Saturday, 18 February 2012

Trials and tribulations ...

After crossing over to the water point and filling the tank, George set off to set the Graham Palmer Lock and I took the helm for all for all of 30 seconds!  It sounded as if there was something metal wrapped around the propellor! I sounded the horn and George returned to the boat.
 He removed the deck and lifted the weed hatch after stripping off at least 3 layers of warm clothing in a very chilly wind ... someone had lost their umbrella in a strong wind and it had ended up round our prop!

If you're squeamish, don't look at the picture below!

Whilst George was head first down the weed hatch I watched a farmer check his mole traps in the neighbouring field; he took this dead mole out and hung it on the fence.  When I asked him why he did that he said it was as a warning for other moles!!!
 Although it was wonderfully clear when we set off at half past two there were dark clouds ahead!
But looking back was fine!
 The first spring lambs I've seen this year
 You can see for miles and miles along here
This adolescent swan had been dodging our bow for a while, spitting at the boat, after a while he'd had enough and crossed the bow to climb out onto the towpath, he then proceeded to run past us flapping his wings and still spitting feathers!
 Leaving Perry Aqueduct behind us ...
 Those dark clouds still threaten as we approach Rednal Basin ...
... it used to be a swing bridge giving access to the basin beyond, but it certainly won't be swinging again and the basin is very overgrown.
 It's still a lovely view behind us though ...
 ... as we negotiate the sharp bends.
 The sun's rays bouncing off the rail bridge ...
... and the view from under the narrow Heath House turnover bridge (takes the towpath from one side of the canal to the other)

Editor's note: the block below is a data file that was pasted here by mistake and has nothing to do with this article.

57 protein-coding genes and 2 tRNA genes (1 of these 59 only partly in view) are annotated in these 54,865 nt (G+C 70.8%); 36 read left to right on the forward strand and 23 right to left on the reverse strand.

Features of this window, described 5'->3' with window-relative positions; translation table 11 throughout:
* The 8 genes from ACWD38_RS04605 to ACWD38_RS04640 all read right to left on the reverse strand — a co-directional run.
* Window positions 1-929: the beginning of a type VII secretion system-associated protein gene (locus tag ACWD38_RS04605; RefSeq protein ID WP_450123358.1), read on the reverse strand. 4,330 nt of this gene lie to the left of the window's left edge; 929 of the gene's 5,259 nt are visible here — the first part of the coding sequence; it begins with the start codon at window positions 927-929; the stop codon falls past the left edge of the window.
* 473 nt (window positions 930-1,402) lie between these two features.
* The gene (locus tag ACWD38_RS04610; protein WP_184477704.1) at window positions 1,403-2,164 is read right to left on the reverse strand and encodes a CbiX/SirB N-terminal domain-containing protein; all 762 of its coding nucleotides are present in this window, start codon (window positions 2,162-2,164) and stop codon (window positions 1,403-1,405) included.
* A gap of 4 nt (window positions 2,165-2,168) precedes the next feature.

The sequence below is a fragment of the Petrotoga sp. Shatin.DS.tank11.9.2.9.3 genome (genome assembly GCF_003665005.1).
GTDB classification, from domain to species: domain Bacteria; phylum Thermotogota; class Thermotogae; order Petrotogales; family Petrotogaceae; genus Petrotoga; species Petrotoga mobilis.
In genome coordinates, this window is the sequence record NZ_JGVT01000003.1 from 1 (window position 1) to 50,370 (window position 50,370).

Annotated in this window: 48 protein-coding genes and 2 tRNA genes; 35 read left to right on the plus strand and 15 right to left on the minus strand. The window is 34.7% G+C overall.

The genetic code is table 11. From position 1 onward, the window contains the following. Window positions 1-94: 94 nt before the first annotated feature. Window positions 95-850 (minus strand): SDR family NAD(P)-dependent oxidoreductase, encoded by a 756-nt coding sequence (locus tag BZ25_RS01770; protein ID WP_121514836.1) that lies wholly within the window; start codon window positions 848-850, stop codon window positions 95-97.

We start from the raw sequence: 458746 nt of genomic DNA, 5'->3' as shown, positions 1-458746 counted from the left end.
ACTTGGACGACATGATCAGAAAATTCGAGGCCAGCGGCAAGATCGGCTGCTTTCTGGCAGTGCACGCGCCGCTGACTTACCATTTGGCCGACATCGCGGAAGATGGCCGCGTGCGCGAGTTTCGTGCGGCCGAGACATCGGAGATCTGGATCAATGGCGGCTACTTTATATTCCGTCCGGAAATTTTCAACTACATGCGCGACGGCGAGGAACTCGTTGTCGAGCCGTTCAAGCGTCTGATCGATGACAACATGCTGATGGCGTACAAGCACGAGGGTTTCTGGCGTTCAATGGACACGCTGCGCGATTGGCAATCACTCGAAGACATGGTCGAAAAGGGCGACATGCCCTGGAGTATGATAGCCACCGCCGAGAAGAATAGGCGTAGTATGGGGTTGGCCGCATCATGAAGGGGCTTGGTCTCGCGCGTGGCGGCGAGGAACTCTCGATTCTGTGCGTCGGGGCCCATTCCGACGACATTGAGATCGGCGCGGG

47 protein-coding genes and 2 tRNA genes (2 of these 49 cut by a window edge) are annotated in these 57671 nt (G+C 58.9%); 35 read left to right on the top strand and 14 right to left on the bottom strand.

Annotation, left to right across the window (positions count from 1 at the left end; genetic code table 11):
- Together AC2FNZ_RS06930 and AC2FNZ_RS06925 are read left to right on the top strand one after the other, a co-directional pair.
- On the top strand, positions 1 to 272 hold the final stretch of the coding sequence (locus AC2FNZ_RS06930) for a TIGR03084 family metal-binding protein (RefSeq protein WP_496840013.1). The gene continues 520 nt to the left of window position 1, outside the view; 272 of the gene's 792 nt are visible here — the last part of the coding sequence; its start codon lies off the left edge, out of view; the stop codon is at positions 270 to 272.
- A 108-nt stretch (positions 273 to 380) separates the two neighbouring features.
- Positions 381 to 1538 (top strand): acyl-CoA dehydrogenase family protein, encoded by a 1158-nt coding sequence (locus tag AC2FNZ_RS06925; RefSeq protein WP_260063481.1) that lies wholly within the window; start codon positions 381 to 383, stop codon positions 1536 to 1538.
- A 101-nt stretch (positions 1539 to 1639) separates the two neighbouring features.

Especially in today's light the scenery around the Montgomery is stupendous
 into the sun!
There are quite a few small woods and copses along the canal too
 Corbett's Bridge 75 ...
 ... and dead straight ahead ...
... towards bridge 76 and the Queen's Head Hotel on the right
 For the moment we've tied up against this building and George has walked ahead to see if there is anywhere better where we may get decent TV and internet signals.
 Up at street level are what were probably once canal warehouses
To conserve water and the bank sides on the Montgomery the speed limit is 3mph; the posts on the right are markers to check your speed - it takes 10 seconds to pass each post at 3mph and 15 seconds at 2 miles per hour.

George returned from his recce re mooring elsewhere and I could see that he was not happy, he walked straight past the boat and I could see mud on his jacket and his jeans ... what has happened?  
Over to him ...

On my way to recce, I came across two geese swimming peacefully on the water; as I walked past they climbed out of the water and ran towards me with their heads low, hissing and spitting.  I turned around as they were pecking my calves and fell over backwards.....into a puddle!  I fought gallantly to keep them at bay, bearing in mind I was now at their level, and on they came tugging at my trouser legs as I clambered back up.  I rose to my full intimidating height and shouted at them and on they came drunk with success, pecking at my knees.....I lost patience and yelled at them, rushing forward, pushing them towards the water, they backed off and retreated (they knew when they were beaten).  I limped back to the boat telling them I would be back tomorrow and they had better not be there....we shall see!

(me again now) ...  And after all that he decided that we should just move back one boat length and all will be fine ... and it is! We've got internet and satellite TV... 
and a washing machine full of muddy clothes!


  1. Carol,
    You have now confirmed my desire to purchase a walking stick as I'm rather partial to well cooked goose!
    nb Waiouru

    1. Hi Tom, George took a swing at one of them today with his arm not the windlass that was in his other hand although I know he was very tempted!

  2. I have always been amazed at the efficiency of mole traps to kill. They have all smooth edges and what feels like weak springs but I have never pulled a mole out alive. It is traditional to hang the dead moles from the fence; it showed the landowner what a good job you were doing.

    1. The farmers around here have their work cut out we've seen hundreds of mole hills!

  3. I told you it was good, but forgot to mention the geese!!

    1. Keeping it a secret made it all the more interesting ... for George anyway!!